Barely five days to the commencement of interviews that will produce the next World Bank president, leaders around the world have thrown their weight behind Nigeria's Dr. Ngozi Okonjo-Iweala, one of the three contenders for the position.
Though the nation's coordinating minister for the economy and minister of finance was nominated for the World Bank highest position by Angola, Nigeria and South Africa, and endorsed by the African Union (AU) as the continent's sole candidate, globally bodies and institutions have backed the nomination, describing her as capable of leading the reforms needed by the global bank.
Throwing her weight behind the Finance Minister in a Financial Times publication, yesterday, Arunma Oteh, Director General of the Securities and Exchange Commission said it was time for the US to relinquish its traditional hold on the World Bank's presidency and, in cooperation with other World Bank shareholder governments, to open the job up to non-American candidates.
According to her, the emerging world offers a first-class candidate in Nigerian finance minister Ngozi Okonjo-Iweala. At this moment of geo-political soul-searching, global financial leaders have a unique opportunity to earn credibility by the way they handle the election of a new president of the World Bank.
"It is time for the institution to respond to the major shift in the global flow of resources, investment and trade that we are witnessing - from the west to emerging and frontier economies," she said.
Oteh noted that the World Bank, a foundation of the post-1945 economic order, remains critical to global economic growth and macro-economic stability. Ever since the Asian financial crisis of the late 1990s, there has been a growing call for reform of the international financial system. This call is now becoming louder than ever with the global economic slowdown and the threats to financial stability posed by the sovereign debt crisis.
"It is in this context that we must see the candidature of Okonjo-Iweala to succeed Robert Zoellick at the World Bank as a compelling opportunity for the US and other advanced economies to demonstrate that control over international financial issues is not the sole preserve of established superpowers," the SEC DG stated.
Recall that the Financial Times of London, the globally respected newspaper on business and economy, earlier endorsed Dr. Okonjo-Iweala for the job.
In its editorial published on Tuesday, FT argued that she should get the job.
While recognising that the US candidate Jim Yong Kim "could be a good choice" because of his background in health and his managerial experience at the World Health Organisation, the FT states that "the Bank needs more than this".
"Its new leader should have a command of macroeconomics, the respect of leaders of both the funding and the funded countries, and the management skills to implement his or her vision. These requirements make Ms Okonjo-Iweala the best person for the role," the newspaper said.
Foreign envoys in Nigeria were rallied to seek their countries' supports for Nigeria's Okonjo-Iweala, in her quest to assume office as World Bank president.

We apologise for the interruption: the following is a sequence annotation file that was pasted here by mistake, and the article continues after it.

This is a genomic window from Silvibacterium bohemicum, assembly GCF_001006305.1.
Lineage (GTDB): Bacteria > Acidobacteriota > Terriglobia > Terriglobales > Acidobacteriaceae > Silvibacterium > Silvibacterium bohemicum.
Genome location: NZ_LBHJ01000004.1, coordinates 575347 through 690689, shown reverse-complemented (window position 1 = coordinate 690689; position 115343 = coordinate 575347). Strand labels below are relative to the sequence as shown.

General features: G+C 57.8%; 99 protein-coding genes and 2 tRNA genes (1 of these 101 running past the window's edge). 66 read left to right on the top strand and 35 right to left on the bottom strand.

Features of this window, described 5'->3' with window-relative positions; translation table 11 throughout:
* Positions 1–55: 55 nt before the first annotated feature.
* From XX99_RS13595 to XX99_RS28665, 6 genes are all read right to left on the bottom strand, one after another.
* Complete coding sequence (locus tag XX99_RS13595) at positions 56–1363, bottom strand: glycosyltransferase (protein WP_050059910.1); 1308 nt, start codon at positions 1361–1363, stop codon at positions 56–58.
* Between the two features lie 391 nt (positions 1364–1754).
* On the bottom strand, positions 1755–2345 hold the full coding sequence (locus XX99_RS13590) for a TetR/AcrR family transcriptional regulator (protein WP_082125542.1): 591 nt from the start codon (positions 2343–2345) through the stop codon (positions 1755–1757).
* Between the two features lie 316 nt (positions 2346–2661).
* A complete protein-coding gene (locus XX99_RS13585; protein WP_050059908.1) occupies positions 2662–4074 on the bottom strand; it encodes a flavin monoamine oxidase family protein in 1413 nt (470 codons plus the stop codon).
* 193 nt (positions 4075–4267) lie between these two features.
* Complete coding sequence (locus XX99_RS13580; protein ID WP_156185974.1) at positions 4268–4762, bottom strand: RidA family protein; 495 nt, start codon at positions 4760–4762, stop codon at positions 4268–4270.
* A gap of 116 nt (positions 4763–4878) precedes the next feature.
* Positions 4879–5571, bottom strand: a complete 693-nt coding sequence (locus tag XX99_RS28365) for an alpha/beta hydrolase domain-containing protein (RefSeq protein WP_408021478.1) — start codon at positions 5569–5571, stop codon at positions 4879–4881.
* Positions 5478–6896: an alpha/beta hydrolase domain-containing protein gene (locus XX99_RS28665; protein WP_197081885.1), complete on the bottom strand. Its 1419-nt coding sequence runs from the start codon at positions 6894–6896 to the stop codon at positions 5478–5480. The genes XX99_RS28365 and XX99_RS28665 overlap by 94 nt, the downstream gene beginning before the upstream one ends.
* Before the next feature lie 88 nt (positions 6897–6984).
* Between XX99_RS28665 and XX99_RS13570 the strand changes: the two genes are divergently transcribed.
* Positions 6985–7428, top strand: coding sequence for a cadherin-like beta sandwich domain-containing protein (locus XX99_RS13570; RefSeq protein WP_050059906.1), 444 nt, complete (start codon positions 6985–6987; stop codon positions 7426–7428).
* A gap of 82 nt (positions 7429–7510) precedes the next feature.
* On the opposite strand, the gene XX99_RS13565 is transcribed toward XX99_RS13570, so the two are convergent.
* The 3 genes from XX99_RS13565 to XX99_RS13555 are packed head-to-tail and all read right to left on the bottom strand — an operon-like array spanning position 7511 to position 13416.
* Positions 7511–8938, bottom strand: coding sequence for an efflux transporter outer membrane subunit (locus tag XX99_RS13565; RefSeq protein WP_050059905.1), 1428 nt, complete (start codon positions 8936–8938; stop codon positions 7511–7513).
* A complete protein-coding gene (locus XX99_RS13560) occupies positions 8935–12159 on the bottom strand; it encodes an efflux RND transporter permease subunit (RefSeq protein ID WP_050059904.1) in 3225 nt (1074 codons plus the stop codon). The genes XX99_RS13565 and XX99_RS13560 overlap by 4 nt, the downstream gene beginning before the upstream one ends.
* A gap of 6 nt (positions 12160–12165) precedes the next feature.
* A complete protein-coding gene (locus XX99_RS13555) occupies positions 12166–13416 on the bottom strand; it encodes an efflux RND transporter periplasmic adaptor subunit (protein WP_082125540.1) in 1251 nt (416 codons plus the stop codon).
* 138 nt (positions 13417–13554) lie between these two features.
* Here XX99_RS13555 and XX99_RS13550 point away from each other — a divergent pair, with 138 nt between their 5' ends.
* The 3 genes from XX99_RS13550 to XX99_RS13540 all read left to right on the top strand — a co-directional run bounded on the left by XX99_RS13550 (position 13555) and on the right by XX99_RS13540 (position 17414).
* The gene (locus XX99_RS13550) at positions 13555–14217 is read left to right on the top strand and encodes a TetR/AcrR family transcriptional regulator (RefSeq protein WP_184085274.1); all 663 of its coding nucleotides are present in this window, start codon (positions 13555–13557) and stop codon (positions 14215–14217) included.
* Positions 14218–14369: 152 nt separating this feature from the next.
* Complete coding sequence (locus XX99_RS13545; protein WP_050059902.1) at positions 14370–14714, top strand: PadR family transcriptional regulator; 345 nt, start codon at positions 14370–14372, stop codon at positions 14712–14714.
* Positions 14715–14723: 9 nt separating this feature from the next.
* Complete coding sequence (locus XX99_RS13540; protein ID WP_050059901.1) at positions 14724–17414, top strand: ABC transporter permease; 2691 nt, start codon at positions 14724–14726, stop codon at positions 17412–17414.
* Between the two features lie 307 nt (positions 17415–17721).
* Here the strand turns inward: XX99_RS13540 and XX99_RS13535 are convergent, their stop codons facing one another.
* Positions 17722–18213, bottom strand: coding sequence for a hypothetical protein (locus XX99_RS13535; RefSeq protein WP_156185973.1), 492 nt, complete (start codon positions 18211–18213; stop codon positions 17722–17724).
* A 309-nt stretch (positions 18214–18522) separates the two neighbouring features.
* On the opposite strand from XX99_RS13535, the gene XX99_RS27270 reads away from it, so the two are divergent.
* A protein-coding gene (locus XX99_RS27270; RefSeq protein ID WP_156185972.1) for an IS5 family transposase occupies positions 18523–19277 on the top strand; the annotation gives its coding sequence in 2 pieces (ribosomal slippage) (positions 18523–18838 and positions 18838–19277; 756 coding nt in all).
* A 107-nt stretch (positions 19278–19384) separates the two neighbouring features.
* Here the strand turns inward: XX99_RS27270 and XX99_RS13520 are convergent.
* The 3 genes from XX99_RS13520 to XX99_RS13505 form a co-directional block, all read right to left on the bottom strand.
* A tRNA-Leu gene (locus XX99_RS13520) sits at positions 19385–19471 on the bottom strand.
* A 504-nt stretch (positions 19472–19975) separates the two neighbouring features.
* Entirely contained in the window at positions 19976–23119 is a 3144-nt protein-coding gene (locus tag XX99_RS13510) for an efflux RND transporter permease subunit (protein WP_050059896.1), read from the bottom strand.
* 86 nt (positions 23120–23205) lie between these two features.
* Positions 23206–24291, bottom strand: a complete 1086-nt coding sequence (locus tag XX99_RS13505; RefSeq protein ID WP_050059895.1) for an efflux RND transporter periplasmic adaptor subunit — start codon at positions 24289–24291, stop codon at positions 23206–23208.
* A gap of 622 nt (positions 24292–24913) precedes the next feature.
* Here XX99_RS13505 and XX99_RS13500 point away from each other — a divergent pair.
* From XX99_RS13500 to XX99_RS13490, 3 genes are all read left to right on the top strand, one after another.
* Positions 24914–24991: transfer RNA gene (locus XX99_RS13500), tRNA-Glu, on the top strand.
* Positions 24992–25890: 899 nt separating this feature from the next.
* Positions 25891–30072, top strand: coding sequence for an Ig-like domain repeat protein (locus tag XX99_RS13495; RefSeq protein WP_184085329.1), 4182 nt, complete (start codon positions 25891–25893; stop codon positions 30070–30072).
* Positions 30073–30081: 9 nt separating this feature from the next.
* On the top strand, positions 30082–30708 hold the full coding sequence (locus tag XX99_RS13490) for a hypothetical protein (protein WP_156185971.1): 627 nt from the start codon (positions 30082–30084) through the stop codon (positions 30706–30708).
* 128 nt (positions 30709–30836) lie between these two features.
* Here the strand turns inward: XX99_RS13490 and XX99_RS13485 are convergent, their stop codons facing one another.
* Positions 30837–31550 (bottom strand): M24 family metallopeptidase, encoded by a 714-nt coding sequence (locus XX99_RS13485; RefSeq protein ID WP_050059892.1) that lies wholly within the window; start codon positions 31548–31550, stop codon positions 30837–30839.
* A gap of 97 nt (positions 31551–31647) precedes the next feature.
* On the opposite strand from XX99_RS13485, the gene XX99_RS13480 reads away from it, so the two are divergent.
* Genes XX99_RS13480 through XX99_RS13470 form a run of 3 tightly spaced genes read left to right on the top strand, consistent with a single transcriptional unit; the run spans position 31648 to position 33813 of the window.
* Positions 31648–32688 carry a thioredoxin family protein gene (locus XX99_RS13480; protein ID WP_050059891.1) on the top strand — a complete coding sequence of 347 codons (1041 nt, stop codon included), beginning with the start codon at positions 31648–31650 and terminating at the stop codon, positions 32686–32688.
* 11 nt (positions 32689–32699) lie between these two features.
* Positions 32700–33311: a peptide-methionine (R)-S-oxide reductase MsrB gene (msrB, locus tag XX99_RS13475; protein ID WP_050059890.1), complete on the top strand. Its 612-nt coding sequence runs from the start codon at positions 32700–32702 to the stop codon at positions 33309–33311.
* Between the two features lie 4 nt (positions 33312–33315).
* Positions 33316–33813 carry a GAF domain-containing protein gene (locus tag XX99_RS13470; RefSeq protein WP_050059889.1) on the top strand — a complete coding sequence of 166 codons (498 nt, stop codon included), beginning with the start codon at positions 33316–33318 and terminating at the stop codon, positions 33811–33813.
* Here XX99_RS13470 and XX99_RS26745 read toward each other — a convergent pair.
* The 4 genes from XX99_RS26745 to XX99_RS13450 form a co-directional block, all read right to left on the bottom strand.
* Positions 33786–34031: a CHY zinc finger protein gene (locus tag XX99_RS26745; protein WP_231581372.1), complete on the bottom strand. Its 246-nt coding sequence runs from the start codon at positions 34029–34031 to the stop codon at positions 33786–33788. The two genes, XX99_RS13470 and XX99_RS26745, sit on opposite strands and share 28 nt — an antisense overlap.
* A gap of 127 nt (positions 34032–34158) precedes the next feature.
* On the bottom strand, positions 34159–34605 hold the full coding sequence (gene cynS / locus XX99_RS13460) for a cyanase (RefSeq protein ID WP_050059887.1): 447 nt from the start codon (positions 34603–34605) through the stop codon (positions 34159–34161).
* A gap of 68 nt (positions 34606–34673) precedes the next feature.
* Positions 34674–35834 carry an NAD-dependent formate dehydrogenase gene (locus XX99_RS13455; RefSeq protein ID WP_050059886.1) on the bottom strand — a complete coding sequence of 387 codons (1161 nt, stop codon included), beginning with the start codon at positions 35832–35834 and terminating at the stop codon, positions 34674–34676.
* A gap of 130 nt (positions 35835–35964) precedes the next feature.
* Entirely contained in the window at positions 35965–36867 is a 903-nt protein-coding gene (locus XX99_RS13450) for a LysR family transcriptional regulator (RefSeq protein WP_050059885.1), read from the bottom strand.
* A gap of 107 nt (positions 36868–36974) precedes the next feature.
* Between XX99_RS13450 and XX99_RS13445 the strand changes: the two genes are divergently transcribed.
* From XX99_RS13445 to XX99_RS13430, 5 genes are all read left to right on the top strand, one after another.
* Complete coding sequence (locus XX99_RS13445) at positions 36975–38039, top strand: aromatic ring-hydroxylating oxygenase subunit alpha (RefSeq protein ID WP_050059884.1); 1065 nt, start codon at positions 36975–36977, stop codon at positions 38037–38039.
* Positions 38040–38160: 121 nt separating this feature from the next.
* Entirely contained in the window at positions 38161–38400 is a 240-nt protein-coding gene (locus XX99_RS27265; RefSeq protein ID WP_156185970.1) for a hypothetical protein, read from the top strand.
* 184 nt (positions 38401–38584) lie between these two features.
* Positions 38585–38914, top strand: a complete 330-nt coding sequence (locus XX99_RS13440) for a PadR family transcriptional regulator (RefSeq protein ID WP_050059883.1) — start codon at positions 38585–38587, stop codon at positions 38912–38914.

The minister of state for foreign affairs, Prof. Viola Onwuliri, told the envoys during a meeting in Abuja, that Okonjo-Iweala was highly qualified for the position.
She said: "We expect that, at this time, the world would have graduated from sentiments and attention should be focused on the future of the World Bank and not the nationalities of the candidates.
"Dr. Okonjo-Iweala epitomizes the kind of visionary leadership, courage and innovation needed for the bank today. She will hit the ground running in leading the bank. It is my pleasure to present Dr. Ngozi Okonjo-Iweala to you as candidate for the presidency of the World Bank, and urge for the support of your various governments for this exceptional nominee.
Also, leaders of Russia, Brazil, China, India and South Africa, who recently met under BRICS, called for the review of the weighted voting system that gave Europe, the United States of America and Japan 54 per cent of the votes in the selection of the World Bank president.
In apparent realisation of the advantageous position of both Europe and the United States in the selection process, the meeting in New Delhi, India, demanded that the heads of the IMF and World Bank be chosen through an open, merit-based process.
Still in support of her candidacy is an international non-governmental organisation, Youth Aid Organisation for Africa (VAOFA), which decried the dominance of the United States and Europe in both the International Monetary Fund and World Bank, canvassing that Africa should be allowed to lead the World Bank.
The World Bank's board of directors normally choose the president through a system of weighted voting in which the United States has 16 per cent, the European Union states altogether 29 per cent, and Japan 9 per cent, making a total of 54 per cent.
On the home front, President Goodluck Jonathan, the House of Representatives and indeed all Nigerians are in support of the candidature of Okonjo-Iweala for the bank's top job.
Okonjo-Iweala will slug it out with US nominee and President of Dartmouth College Jim Kim, and Colombian national Jose Antonio Ocampo, a professor at Columbia University who was nominated by Brazil.